The Puzzlement of Potency

There were many cures for impotency in the pharmacopoeia of the Italian Peninsula during the Renaissance. All manner of elixirs and compounds could be made to restore or enhance the vigor of an aging or infirm nobleman or prince like Duke Vincenzo Gonzaga of Mantua.

Using the Galenic theory of signatures, foods that resembled the sexual organ could be used stimulate the pleasures of Venus so a cure could be as close as the eggplants, broad beans, or similarly shaped vegetables in your garden. Animals known for their lasciviousness, such as pigs, rabbits, and pigeons were also promoted as cures. Seafood such as shrimp or oysters were prescribed for libido due to their pleasure boosting side effects. Talismen of mandrake root were also carried for an extra bit of help in fostering or prolonging drive and pleasure. Likewise, if a man desired to reduce his ardor he would be advised to imitate hermits and ascetics and eat lettuce, a limp vegetable.

Peddlers of Potency

To improve changes of a successful congress an older groom might have a pre-nuptial dinner of pigeon, fava beans, onions, and eggplant cooked with robust spices like myrrh, cinnamon, and pepper. Poultices could also be used and ones made using the fat of geese or donkeys blended with pepper, honey, and basil were thought to increase semen production (pepper), lubricare the organ (honey), and cause irritation/inflammation (basil).

None of these remedies could match the imported exotic offerings sold by Venetian and Genoese merchants like ginger, aloe, vanilla, and ambergris. The island of Cyprus provided reputable products because, after all, it was known as the Island of Venus.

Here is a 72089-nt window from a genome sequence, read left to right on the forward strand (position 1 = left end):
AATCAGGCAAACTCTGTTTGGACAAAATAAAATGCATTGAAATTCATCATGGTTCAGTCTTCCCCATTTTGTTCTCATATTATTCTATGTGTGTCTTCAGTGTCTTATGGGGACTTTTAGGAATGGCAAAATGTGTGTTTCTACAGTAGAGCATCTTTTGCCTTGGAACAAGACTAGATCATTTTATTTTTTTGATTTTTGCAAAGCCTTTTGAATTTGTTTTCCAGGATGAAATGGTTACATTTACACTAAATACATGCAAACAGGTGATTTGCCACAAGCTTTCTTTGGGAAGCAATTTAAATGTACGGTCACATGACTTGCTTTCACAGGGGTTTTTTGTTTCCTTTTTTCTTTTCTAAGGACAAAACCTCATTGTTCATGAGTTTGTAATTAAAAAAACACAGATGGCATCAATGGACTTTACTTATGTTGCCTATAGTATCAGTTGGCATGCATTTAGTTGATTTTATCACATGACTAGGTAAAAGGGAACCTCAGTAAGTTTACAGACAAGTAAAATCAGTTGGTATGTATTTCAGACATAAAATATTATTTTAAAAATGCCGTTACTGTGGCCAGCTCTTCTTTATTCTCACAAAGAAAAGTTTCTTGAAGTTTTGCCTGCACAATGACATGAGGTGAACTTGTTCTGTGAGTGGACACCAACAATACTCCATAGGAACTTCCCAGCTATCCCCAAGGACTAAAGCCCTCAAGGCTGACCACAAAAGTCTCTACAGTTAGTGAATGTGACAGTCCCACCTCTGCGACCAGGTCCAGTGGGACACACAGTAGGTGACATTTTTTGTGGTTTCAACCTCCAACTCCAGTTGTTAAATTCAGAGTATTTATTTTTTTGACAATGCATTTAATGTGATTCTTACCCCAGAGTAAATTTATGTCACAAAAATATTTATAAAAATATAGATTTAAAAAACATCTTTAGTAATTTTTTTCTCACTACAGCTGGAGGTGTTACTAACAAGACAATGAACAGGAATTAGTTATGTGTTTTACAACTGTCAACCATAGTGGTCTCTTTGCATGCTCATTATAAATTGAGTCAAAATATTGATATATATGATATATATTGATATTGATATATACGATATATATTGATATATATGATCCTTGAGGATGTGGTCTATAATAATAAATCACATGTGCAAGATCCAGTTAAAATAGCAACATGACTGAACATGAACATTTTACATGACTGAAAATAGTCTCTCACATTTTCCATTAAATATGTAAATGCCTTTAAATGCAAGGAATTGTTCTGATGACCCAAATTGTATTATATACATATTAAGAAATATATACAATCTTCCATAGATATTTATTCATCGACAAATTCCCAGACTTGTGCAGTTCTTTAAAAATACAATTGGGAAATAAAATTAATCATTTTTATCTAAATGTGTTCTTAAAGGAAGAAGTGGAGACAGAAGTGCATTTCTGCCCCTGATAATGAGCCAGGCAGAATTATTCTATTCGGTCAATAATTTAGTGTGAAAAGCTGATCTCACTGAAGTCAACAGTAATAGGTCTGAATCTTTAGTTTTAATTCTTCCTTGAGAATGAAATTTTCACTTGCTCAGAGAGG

The Renaissance fascination with classical philosophy meant that some may have followed Pliny the Elder’s suggestion to insert the canine tooth of a crocodile into the anus in order to produce a speedier finish. I do hope no one took the advice of antiquity and put the skin of a vulture over their member in order to render it more lively.

The modern medicine of the 15th and 16th centuries brought practitioners such as herbalists, distillers, midwives, and doctors to charge fees for oils, powders, syrups, broths, unguents, creams, elixirs, infusions, pomades, and lozenges to assist their patients in lovemaking.

The Experts

Caterina Sforza (1463-1509)ruled the Italian cities of Imola and Forli and was famous for her battles with the Cesare Borgia, was also very interested in scientific matters, and compiled a stillroom book called The Experiments which contained over 300 recipes and formulas of alchemical, medical and cosmetic secrets. By combining various foods, herbs, plants, minerals and precious stones, she found remedies that could deliver all kinds of cures and marvels, from getting rid of lice to making hair appear more golden. She boasted that her beauty recipes would allow a 70-year-old look 50 years younger.

Sforza, of course, also had recipes to assist with the secrets of love. She recommended the dried penis of donkey be used to “magnify” the sexual organs. She espoused that by using items such as satyrion root, wild boar fat, pepper or a skink (a small type of lizard), a man could make his member larger or have stay aroused longer. In one recipe, which promises that a man stay erect all night long, Caterina writes, “you will be able to go to bed with a woman and you will see that you will stay erect and be able to do anything you want and enjoy yourself.”

Caterina Sforza also offered a way to tell if a woman is still a virgin. She writes:

How to tell if a woman is a virgin, or rather corrupt. Take sal ammoniac and dissolve in water and give it to drink to whoever you wish. If she is a virgin, it will have no effect; if she has been corrupted, she will urinate immediately.